A debate raging in the financial services world is how much are consumers willing to pay for professional advice.
Many see financial advice as expensive and overlook the value a skilled IFA can add to their investments and savings.
The British government has rekindled the debate by announcing pension savers can access up to £1,500 tax free from their retirement pots in three tranches of £500 for regulated financial advice.
That rules out investment gurus offering dubious ‘wealth strategies’ but really making their money off seminars, courses and mentoring.
After all, if they’re really investment experts, surely they could make more by managing their money than they ever could from talking about it.
Pricing professional financial advice
Financial advisers are not keen on the government plan. Social media is full of IFAs complaining they can’t make a profit from a £500 session.
But that’s not the point. The government is not saying the £500 should cover the total cost of advice, just that it is a contribution towards the price of the package.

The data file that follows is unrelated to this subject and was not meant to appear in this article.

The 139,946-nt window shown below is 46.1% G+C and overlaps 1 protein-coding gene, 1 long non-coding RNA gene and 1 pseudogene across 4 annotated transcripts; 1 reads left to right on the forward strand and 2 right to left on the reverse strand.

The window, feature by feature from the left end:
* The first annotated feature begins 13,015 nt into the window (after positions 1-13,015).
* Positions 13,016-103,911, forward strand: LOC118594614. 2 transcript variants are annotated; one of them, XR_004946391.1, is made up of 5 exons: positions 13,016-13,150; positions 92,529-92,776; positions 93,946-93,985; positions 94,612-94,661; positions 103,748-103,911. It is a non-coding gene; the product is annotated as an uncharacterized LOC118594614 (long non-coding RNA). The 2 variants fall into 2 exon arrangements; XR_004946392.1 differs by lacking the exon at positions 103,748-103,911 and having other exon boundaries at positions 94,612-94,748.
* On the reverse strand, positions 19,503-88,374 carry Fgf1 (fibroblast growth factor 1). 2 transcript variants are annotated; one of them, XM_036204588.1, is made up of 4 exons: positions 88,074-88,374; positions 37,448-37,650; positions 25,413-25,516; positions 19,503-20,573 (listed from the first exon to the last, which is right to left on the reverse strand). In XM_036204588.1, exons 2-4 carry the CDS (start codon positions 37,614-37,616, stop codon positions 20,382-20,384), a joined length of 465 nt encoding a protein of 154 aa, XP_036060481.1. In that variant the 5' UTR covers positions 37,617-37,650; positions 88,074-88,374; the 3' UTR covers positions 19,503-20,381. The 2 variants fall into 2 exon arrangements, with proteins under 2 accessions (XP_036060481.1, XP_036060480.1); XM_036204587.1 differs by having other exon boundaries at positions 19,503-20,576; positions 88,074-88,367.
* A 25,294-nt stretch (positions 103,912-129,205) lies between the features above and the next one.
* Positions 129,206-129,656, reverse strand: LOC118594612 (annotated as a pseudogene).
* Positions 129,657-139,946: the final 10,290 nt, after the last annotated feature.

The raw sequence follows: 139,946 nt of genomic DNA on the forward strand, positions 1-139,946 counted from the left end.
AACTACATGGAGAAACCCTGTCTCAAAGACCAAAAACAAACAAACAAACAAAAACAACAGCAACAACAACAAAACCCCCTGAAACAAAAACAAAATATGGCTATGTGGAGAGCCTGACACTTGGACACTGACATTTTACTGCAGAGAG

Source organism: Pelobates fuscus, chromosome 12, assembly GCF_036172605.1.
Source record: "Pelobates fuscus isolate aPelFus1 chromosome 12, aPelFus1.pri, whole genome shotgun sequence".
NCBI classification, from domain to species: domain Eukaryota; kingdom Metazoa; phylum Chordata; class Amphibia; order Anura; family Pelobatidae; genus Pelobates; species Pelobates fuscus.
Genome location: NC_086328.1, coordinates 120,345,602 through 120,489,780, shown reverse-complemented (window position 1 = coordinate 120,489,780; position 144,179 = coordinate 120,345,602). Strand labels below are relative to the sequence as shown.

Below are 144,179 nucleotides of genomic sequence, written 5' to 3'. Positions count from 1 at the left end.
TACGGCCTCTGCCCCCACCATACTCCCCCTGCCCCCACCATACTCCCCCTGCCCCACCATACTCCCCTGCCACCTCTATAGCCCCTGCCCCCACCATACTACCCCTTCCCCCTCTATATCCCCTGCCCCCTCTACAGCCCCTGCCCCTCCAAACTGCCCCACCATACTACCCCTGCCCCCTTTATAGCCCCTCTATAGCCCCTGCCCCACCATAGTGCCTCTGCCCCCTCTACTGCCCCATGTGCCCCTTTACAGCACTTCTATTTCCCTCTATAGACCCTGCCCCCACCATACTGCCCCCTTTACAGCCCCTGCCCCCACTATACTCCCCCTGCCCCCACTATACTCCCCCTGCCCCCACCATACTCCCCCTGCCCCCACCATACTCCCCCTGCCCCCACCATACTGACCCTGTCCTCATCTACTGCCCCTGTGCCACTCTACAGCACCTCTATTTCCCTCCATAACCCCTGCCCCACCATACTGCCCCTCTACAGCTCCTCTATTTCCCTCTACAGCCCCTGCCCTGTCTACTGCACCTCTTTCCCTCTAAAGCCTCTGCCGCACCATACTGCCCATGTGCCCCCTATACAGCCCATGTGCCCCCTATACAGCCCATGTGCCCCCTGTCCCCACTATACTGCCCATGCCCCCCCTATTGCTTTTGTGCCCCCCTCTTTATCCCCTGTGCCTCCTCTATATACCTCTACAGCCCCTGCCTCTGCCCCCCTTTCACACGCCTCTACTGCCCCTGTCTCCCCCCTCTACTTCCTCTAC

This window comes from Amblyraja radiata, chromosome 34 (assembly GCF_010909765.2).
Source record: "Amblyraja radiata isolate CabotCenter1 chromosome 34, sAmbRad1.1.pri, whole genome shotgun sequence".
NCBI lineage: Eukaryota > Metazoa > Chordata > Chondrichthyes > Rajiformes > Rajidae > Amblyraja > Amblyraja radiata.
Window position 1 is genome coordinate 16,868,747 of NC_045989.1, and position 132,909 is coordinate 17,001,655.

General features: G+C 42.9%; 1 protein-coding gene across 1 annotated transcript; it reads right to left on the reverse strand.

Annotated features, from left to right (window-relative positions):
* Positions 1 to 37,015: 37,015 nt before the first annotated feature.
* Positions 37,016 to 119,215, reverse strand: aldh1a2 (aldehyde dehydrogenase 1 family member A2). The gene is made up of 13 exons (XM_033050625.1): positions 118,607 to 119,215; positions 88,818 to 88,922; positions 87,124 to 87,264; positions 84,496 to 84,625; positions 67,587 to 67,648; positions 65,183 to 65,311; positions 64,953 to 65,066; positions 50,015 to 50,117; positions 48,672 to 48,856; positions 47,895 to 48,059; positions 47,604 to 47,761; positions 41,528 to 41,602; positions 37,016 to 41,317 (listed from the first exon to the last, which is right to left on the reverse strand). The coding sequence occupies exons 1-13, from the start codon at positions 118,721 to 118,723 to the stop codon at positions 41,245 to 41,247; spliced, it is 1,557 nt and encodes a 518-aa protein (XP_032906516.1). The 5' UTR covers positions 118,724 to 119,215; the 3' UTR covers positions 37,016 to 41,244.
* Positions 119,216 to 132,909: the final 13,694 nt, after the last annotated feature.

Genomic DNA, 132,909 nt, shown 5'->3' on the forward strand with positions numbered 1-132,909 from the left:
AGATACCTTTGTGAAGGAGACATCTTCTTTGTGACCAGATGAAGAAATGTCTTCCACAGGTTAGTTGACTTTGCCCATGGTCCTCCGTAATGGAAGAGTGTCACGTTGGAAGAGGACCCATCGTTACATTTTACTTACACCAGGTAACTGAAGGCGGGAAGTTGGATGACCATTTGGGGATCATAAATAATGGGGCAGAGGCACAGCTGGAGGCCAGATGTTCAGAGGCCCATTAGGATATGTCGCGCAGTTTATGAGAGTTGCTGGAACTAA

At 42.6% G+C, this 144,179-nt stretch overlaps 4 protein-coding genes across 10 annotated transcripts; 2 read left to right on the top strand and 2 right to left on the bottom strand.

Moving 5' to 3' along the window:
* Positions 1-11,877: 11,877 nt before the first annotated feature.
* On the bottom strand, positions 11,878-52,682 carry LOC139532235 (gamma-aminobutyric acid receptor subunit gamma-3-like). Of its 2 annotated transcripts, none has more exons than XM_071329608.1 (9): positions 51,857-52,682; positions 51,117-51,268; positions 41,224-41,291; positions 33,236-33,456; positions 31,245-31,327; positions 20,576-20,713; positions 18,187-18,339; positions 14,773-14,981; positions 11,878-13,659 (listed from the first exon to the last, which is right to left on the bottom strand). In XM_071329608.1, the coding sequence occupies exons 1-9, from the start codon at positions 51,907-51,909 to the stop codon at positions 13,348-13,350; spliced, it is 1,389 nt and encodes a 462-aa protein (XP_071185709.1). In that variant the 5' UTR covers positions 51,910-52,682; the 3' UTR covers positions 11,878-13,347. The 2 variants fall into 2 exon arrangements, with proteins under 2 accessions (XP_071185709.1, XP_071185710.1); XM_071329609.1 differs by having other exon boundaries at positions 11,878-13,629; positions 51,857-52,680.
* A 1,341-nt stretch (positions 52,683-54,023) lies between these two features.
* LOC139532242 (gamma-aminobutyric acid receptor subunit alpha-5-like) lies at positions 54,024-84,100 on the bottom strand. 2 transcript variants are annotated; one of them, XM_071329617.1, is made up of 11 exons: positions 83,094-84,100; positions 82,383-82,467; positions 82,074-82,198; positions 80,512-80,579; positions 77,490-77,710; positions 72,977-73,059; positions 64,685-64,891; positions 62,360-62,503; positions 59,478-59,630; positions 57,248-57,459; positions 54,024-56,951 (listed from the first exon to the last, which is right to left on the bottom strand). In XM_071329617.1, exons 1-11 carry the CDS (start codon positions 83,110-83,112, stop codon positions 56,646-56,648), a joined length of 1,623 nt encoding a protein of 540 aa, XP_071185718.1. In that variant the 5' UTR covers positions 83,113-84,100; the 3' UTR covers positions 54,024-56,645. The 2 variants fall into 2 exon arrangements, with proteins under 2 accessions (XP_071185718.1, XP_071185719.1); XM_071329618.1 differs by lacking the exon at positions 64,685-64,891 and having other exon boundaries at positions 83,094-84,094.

Research suggests the optimum price point for investment advice is £800 for a one-off life event and an ongoing annual management fee of 0.49% of any funds under investment.
The study also revealed these are the optimum prices for small portfolios (under £200,000) as well as for investors with larger portfolios.
“We think there is a big opportunity for advisers to offer in-person advice to retirees and to those saving for retirement,” said Heather Hopkins, director of research at financial research firm Platforum.
Added value of wealth managers
“We were heartened with this result because it is getting closer to the initial fees that advisers charge and flies in the face of claims that investors are not willing to pay a fair price for advice.
“Investors are willing to pay for advice for major financial planning events and are willing to pay fees in line with what many advisers charge. They want in-person advice – a service that advisers are best placed to deliver.”
DIY investors should also be cheered by the research.
Over a lifetime of saving that is likely to result in investments value at £100,000 or more, the value added by consulting an IFA or wealth manager seems cheap, especially when a hefty slice can come tax-free out of the pension pot.